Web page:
IV. Excessiveness of the Verdicts. Finally, the appellant, Walter Reddell, claims that each of the verdicts against him is excessive; but we find no merit in such contention. As to the $500.00 awarded for damages to the truck, there was competent evidence to sustain the verdict, because Otis Holt testified without objection that the difference between the value of the truck immediately before and immediately after the accident was $650.00.
As to the verdict of $3,700.00 to the parents of Paul Norton: the evidence showed that the parents paid the funeral expenses in the amount of $760.85; that at the time of his death Paul was 19 years of age; that he had always worked at home on the farm just as a hired hand would have worked, and was capable of earning $2,000.00 per year; that he lived with his parents and contributed all of his earning capacity to them; and that there was nothing to indicate that his contributions would not continue. As to the verdict of $3,700.00 to the parents of Cecil Smith: the evidence showed that his parents paid his funeral expenses in the amount of $718.00; that Cecil was only a few months over 18 years of age at the time of his death; that he was capable of earning $2,000.00 per year; that he lived with his parents and contributed all of his earning capacity to them; and that there was nothing to indicate that this would not continue.
Some of our cases involving the elements of recovery and amount of verdicts allowed parents for loss of a child are: St. L. S. F. By. v. McCarn, 212 Ark. 287, 205 S.W.2d 704; Mo. Pac. Ry. v. McKinney, 189 Ark. 69, 71 S.W.2d 180; Mooney v. Tillery, 185 Ark. 457, 47 S.W.2d 1087; and Eureka Oil Co. v. Mooney, 168 Ark. 479, 271 S.W. 321. Tested by the holdings of the above cited cases, we cannot say that the verdicts are excessive in favor of the parents of Paul Norton and Cecil Smith.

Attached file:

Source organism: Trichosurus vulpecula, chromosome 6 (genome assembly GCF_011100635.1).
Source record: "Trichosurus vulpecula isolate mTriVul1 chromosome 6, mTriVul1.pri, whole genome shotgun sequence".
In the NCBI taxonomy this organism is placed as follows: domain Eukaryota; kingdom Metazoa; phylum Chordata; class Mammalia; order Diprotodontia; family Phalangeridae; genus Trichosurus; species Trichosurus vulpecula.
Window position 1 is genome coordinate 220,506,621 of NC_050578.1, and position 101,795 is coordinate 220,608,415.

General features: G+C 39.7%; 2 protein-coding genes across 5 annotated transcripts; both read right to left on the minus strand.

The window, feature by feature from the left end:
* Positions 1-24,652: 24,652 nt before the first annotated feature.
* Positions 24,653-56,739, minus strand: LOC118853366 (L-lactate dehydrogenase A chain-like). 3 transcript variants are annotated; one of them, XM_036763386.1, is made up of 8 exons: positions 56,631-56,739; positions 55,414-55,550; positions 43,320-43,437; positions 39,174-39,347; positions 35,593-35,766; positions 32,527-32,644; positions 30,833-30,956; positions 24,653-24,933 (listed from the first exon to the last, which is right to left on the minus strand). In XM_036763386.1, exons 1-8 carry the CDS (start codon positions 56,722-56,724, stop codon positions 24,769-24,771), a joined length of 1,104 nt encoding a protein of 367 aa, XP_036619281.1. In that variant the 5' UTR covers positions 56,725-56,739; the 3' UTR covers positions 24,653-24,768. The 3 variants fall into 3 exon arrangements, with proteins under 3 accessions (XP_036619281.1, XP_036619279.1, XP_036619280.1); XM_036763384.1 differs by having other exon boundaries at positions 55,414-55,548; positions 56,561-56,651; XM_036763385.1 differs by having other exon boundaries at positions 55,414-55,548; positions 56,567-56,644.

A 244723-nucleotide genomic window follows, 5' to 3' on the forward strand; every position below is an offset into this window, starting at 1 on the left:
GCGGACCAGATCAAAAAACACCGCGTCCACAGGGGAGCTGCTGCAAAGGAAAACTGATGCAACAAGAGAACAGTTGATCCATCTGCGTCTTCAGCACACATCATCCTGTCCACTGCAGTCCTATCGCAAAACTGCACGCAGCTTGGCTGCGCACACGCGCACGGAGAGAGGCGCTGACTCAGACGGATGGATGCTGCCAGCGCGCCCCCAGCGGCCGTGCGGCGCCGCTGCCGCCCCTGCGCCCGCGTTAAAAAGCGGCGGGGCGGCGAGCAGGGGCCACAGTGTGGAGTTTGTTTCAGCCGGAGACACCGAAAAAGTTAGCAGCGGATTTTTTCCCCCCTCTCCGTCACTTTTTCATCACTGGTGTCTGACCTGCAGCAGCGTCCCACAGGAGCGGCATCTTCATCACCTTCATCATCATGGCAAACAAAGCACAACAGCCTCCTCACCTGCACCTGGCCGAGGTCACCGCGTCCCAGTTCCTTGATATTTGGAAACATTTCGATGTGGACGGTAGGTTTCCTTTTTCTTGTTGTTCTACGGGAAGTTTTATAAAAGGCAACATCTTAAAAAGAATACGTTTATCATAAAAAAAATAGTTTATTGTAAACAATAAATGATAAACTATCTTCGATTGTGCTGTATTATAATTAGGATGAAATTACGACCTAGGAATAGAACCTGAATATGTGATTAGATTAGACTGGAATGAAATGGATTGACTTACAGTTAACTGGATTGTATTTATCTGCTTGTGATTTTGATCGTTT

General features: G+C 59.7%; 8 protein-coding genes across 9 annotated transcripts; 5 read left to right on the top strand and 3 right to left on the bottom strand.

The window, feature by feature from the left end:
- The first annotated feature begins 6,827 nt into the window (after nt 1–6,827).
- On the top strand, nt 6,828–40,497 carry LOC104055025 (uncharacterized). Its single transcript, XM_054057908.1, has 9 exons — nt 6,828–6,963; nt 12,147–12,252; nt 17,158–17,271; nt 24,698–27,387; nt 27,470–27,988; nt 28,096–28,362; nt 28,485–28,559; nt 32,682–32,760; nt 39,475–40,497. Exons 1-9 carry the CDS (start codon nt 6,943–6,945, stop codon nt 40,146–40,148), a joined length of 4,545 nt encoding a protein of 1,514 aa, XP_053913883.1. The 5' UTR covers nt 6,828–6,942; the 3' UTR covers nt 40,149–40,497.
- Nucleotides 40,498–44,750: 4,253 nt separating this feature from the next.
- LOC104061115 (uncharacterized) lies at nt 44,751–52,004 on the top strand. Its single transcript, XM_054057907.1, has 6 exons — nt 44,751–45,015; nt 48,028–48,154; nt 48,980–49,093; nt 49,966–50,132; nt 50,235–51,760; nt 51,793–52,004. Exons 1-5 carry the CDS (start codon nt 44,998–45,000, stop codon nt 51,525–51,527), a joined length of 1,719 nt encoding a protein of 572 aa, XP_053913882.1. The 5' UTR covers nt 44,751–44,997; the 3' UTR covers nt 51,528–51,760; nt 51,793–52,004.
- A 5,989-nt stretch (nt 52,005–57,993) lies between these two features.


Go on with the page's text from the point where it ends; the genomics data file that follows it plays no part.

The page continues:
V. The Cross appeal. Joe Holt urges in his cross appeal that the Jury should have awarded him a verdict for his personal injuries, since there was a verdict for Otis Holt for the truck; but we find this cross appeal to be without merit. As previously mentioned, the Jury could have returned a verdict for Otis Holt for the damages to his truck and still have consistently found that Joe Holt was guilty of some degree of contributory negligence. The cause of action herein arose on May 1, 1954 and was tried on March 24, 1955. The 1955 Comparative Negligence Statute (Act No. 191 of 1955) has no application to this case since such Act did not go into effect until June 1955.
The judgment is affirmed, both on direct appeal and cross appeal.